Cars are not a tricky subject in a country whose inhabitants spend an average of sixth months waiting at red lights. Drive to live, Live to drive I saw on a poster somewhere. A German car in the USA... Not that I'm over-patriotic - in fact I feel awkward whenever I see the "Volks" (i.e. "national" - but more in the way the Nazi used it) in front of anything. But I could hardly find a better way of linking German and American culture - apart, perhaps, from Elke Sommer and Detlef Schrempf. Cars are not in themselves a very rich subject, which is why I am more interested in people connected with them. "Everybody's got a Beetle story!" was the sentence I kept hearing. Beetle-drivers are a species apart. For me the Beetle has opend doors to a Cuban saxophone-player in New Jersey, an ex-Senator in Connecticut, an Austian immegré in Alaska, a simple Jewish family in Delaware (who, despite everything, adore German cars!), a millionaire Beetle-fanatic in Seattle, an anthropologist in southern Illinois with a private Beetle junkyard, and a folk-rock duo from Buffalo, New York; if it hadn't been for the Beetles I'd never have met them! Some meetings happened by accident, others were the result of painstaking research and meticulous planning. The old balancing-act between politeness and persistence.

With a mission like this, you don't suddenly leave on the off-chance. I've seldom found a fax-machine more useful than in the weeks I spent preparing the trip. (That happened in the terrible days before E-mail) I found the addresses of Beetle-fans in American magazines like "Hot VW's" or VW trends". I wrote to clubs who provided me with contacts. Even people in Germany knew people in America who knew people... and so on. I remained hopeful: after all, between 1949 and 1974 the Wolfsburg factory had shipped five million Beetles to America - and some of them must still be there. VW started on a modest scale - exporting 352 models in 1950. What accounts for the car's success? When Perry Clough from Rhode Island proudly showed me the Beetle convertible which he had been restoring for the past two years, he commented laconically: "By the time I'm finished I'll have invested something like 15.000 dollars in the car. It'll be worth between 8-9.000. After all the effort I'll have a car which is slow, noisy, has minute windscreen wipers, feeble headlights and poor heating." This was something I came across time after time: owner lovingly totting up drawbacks. I got the feeling that Beetle maniacs were particularly proud of giving perfection one in the eye. Economy may have been a deciding factor for students, but the car's ultimate success must be due to the Americans' love of eccentricity. And after all, driving a Beetle is always something of a challenge.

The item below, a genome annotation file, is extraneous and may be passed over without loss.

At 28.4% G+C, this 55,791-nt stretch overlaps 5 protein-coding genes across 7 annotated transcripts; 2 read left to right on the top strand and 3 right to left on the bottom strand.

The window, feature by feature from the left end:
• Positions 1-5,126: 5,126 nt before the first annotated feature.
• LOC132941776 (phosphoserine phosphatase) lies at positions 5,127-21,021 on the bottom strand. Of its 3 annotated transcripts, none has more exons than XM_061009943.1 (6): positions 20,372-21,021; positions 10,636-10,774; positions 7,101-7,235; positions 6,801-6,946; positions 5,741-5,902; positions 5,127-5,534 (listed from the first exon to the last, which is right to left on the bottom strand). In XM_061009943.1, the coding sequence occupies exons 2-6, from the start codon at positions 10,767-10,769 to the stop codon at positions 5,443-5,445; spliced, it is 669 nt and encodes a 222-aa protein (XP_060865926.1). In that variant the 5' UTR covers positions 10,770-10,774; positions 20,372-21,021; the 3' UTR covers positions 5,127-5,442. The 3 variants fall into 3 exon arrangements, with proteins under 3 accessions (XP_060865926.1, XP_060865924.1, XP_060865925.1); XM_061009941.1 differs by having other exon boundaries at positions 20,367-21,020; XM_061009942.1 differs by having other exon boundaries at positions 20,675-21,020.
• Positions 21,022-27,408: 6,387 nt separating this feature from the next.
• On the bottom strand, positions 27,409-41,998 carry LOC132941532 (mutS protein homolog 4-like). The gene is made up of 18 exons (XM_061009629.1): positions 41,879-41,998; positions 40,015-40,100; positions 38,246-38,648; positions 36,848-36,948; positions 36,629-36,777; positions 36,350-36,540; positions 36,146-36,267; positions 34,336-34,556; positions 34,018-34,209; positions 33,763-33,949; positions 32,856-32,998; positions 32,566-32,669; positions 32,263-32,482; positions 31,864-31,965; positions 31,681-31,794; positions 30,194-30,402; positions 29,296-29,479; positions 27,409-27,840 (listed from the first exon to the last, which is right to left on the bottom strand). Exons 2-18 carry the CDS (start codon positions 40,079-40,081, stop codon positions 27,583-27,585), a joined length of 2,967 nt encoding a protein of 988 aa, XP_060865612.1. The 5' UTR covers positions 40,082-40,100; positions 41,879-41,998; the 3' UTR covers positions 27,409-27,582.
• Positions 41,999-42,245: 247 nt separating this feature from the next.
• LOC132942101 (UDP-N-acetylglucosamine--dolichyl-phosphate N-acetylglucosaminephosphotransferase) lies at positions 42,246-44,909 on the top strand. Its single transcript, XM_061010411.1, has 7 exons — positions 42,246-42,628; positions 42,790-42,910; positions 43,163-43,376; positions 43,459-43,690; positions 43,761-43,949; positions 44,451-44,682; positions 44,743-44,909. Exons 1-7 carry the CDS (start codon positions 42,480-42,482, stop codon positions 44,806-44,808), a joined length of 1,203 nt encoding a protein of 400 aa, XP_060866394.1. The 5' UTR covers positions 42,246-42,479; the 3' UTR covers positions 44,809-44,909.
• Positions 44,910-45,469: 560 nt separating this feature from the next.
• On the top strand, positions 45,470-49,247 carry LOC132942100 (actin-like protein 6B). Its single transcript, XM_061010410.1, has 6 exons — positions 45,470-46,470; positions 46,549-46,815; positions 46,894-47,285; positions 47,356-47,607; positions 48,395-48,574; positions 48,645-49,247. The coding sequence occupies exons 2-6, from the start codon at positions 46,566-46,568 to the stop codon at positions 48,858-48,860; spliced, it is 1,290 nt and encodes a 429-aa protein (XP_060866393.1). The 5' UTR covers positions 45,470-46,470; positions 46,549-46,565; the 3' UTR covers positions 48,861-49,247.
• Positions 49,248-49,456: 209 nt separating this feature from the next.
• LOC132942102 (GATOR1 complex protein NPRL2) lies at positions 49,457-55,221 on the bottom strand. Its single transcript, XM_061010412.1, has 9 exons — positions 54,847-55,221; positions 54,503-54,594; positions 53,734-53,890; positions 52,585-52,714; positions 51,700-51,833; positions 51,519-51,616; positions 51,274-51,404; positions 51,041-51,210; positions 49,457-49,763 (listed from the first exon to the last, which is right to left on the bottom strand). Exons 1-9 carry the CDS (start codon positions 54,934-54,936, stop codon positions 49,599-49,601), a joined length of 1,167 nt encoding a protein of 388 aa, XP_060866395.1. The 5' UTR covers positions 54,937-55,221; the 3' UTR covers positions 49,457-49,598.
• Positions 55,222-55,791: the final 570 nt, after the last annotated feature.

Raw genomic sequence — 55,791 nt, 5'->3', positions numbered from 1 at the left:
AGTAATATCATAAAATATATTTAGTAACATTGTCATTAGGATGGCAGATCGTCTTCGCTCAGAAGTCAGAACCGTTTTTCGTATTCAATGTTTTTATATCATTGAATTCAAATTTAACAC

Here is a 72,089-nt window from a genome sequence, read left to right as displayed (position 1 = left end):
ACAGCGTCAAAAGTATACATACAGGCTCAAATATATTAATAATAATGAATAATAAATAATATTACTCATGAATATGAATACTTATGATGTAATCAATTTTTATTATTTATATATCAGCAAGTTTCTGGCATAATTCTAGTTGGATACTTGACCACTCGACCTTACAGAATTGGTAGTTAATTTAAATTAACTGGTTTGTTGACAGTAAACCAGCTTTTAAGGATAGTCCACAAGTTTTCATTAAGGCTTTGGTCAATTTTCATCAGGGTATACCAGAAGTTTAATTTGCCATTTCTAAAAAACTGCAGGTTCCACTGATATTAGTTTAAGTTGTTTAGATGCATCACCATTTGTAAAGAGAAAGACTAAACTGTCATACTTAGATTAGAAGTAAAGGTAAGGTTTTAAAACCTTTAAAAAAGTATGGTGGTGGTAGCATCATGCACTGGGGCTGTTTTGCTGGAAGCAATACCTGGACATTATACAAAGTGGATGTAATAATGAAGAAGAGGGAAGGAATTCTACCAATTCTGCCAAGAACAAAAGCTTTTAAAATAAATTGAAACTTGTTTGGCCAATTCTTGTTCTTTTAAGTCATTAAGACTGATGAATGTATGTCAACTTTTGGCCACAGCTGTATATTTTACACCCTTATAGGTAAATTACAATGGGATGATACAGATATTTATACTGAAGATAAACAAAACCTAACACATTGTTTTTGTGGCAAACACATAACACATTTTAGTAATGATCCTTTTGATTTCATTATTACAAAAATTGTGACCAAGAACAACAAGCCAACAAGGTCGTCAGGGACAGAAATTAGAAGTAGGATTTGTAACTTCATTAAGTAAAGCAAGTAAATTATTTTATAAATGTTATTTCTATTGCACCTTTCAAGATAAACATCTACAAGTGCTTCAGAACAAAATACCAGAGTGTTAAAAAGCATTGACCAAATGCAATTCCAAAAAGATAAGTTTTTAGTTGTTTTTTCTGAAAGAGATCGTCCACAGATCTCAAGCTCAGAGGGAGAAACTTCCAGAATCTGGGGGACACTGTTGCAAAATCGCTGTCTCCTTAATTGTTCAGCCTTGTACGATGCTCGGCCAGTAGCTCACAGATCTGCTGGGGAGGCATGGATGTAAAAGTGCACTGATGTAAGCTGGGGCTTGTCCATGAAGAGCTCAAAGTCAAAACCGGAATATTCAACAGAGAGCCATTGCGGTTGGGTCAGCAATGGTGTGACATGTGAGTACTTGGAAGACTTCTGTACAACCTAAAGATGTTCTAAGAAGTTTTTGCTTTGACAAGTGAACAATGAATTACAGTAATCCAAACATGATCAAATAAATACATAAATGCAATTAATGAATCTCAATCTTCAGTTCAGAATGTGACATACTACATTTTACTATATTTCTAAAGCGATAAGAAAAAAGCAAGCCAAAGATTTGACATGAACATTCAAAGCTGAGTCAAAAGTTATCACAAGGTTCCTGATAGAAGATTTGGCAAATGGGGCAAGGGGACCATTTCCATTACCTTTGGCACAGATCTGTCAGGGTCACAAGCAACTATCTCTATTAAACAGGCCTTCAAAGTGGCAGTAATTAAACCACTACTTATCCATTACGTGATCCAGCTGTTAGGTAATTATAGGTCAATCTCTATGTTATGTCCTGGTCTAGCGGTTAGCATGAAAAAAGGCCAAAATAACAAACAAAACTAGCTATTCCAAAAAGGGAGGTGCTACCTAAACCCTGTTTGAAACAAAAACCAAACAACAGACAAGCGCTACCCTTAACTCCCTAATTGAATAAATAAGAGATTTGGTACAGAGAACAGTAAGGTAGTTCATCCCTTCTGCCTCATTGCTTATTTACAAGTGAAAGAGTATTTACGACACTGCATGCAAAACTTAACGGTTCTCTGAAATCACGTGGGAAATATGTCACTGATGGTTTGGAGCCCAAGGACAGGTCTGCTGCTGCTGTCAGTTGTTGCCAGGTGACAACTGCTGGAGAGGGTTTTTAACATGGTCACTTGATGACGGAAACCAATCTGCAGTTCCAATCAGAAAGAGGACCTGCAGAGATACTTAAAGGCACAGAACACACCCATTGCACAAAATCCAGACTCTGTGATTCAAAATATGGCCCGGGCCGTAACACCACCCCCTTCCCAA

The project gobbled up money. I looked for sponsors. Delta Airlines turned me down - it was too piddly for them. I still flew with them, though their two-month "Standby-America-Pass" is unbeatable value. If I say that the two most frequent statements during my trip were "We apologize for the delay" and "Many thanks for your patience!", I'm not being petty or vengeful; I took off and touched down with them over 70 times in all on that trip, and these things happen. Tips for standby travelers: avoid holidays, watch it at weekends, and in general - fly against the trend. Early morning and evening flights are often overbooked, so it's better to fly between ten a.m. and three p.m. Overnights are another expense to consider. I must have faxed 50 hotels. Americans are pretty bad when it comes to replying, but Holiday Inns in particular gave me some amazing discounts. And in Jackson Hole, Wyoming, I was given a free night in the "Antler Motel".

They say it isn't the weather that's bad in Alaska - one's just wrongly dressed. Pouring rain in Juneau and at the Mendenhall Glacier, a sizeable monster of bluish ice which is Fred Felkl's friendly neighborhood glacier. In his Black Beeetle, vintage 1955, Fred and I drove ten minutes from his house into the wilderness. Around here there is nothing but wilderness - ten bears were sighted in the capital last year. Fred Felkl left Vienna in 1964 to take a look at Alaska. He's been there ever since. "I'm still looking!" His Beetle-mania is understandable - he is a motor mechanic. Here he is in a good position to study the likelihood of Beetles surviving under adverse conditions: "The rust is appalling, all the body work rusts away, you've got to keep everything dry!" Which is why he only brings out his star vehicle on special occasions.